Canada Marks 20 Years’ Membership in Organization of American States
Prime Minister of Canada Stephen Harper
Ottawa, January 8, 2010 – The Honourable Lawrence Cannon, Minister of Foreign Affairs, and the Honourable Peter Kent, Minister of State of Foreign Affairs (Americas), today marked the 20th anniversary of Canada’s membership in the Organization of American States (OAS).
“As we celebrate Canada’s 20 years of membership in the Organization of American States, our commitment to the organization and its principles and values remains steadfast and purposeful,” said Minister Cannon. “Our membership gives us the ongoing opportunity to advance our priorities for the Americas in a forum that seeks to address regional challenges by fostering dialogue among its member countries.”
Canada joined the OAS as a permanent observer in 1972 and became a full member in 1990. Canada strongly supports and actively participates in the work of the various OAS bodies.
Since becoming a full member 20 years ago, Canada has made important contributions to the OAS’s collective achievements. Highlights include the establishment of the Inter-American Democratic Charter, which makes democracy an explicit condition of OAS membership, and the Declaration on Security in the Americas, which creates a multi-dimensional security framework for the region.
“The Organization of American States is the key hemispheric forum promoting democracy, human rights and good governance, public security, prosperity and sustainable development,” said Minister of State Kent. “These are the very values Canada seeks to promote in the Americas.”
Canada is the second‑largest contributor to the OAS, providing 13.7 percent of the Organization’s regular budget in 2010. Additional Canadian voluntary contributions are allocated to support specific projects, including electoral observation missions, crisis prevention and resolution, judicial reform, mine action programs, counter-narcotics activities and the advancement of gender equality. Canada is also the single largest contributor to OAS counterterrorism capacity building.
The OAS is the world’s oldest regional organization. It originated in 1890 as the International Union of American Republics. In 1910, the organization became the Pan American Union. Nearly forty years later, in April 1948, 21 countries joined together to establish the Organization of American States.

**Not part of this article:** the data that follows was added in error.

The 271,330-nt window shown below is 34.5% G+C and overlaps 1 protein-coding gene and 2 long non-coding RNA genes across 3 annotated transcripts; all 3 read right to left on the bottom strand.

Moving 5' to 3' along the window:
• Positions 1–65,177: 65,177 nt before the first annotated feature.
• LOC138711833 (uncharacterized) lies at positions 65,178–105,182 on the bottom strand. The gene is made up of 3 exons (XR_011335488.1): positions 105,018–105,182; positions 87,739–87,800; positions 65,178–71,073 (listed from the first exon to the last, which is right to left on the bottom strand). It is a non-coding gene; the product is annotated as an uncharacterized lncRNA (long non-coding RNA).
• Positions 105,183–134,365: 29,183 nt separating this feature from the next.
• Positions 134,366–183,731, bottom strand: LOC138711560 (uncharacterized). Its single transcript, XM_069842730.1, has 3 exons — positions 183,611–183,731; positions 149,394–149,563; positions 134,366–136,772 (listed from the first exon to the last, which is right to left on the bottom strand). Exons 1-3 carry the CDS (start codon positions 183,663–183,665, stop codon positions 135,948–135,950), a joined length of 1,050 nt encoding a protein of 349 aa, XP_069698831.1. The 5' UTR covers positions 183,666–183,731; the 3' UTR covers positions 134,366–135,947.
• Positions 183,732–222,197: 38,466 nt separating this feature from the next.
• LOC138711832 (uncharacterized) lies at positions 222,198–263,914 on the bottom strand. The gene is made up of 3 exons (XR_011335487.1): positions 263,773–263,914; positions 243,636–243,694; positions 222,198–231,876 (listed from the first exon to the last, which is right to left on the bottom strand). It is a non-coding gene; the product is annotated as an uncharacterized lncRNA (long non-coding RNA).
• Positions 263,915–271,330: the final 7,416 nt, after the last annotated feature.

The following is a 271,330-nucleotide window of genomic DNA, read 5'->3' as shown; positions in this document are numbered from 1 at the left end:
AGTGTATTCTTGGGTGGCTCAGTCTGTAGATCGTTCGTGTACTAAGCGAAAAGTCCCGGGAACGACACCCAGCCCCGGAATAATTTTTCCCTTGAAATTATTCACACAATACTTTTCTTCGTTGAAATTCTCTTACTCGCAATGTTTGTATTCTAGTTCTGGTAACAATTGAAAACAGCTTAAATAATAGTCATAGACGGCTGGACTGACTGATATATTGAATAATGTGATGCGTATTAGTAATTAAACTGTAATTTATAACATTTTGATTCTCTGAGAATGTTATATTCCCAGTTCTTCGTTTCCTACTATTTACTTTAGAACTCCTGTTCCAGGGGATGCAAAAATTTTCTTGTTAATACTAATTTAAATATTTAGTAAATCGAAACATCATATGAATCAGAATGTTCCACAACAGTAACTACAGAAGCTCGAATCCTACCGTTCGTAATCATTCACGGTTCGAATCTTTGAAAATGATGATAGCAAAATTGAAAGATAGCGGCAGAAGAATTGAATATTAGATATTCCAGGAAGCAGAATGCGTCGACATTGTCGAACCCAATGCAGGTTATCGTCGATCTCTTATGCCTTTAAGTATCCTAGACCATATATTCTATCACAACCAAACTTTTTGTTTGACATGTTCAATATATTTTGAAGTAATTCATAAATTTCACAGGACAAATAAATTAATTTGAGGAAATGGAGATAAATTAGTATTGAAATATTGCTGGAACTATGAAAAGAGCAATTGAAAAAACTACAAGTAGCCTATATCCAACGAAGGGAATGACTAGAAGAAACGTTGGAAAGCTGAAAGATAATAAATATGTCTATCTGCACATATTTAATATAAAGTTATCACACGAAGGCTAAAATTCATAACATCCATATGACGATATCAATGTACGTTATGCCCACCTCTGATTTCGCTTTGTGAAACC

A series of events throughout the year, in Canada and at OAS headquarters in Washington, D.C., will commemorate the 20th anniversary of Canada’s OAS membership.
Canada views the OAS as the key hemispheric forum to promote Canadian interests in the Americas (democracy, human rights and good governance, public security, prosperity and sustainable development) and address regional challenges. Canada strongly supports and actively participates in the work of the various OAS bodies, and has signed and ratified a number of treaties that reflect its commitment to the Inter-American system and the promotion of Canada’s key foreign policy objectives.
Recently the Canadian Prime Minister Stephen Harper announced that Calgary will host the 2011 meeting of the Inter-American Development Bank. It is the first time since 1990 that a Canadian city has been chosen to host the prestigious international forum.
The Inter-American Development Bank is a primary source of lending for regional development projects in the Western Hemisphere. During the 2009 Summit of the Americas, the Prime Minister announced that Canada would provide temporary additional support to the Bank so that it could increase its lending capacity and provide additional assistance to developing countries struggling with the global recession.
The Prime Minister also highlighted his Government’s success in expanding free and open trade throughout the Americas. The Harper Government has signed free trade agreements with Peru and Colombia, and recently concluded free trade negotiations with Panama.
“Our government will continue to fight protectionism and push for free and open trade throughout the Americas and around the world,” said the Prime Minister. “Expanded trade helps create jobs, improve living standards and ensure greater political and economic stability throughout our entire hemisphere. Those who are pushing for improved ties of investment and trade throughout the Americas can count on a strong and steadfast partner in Canada.”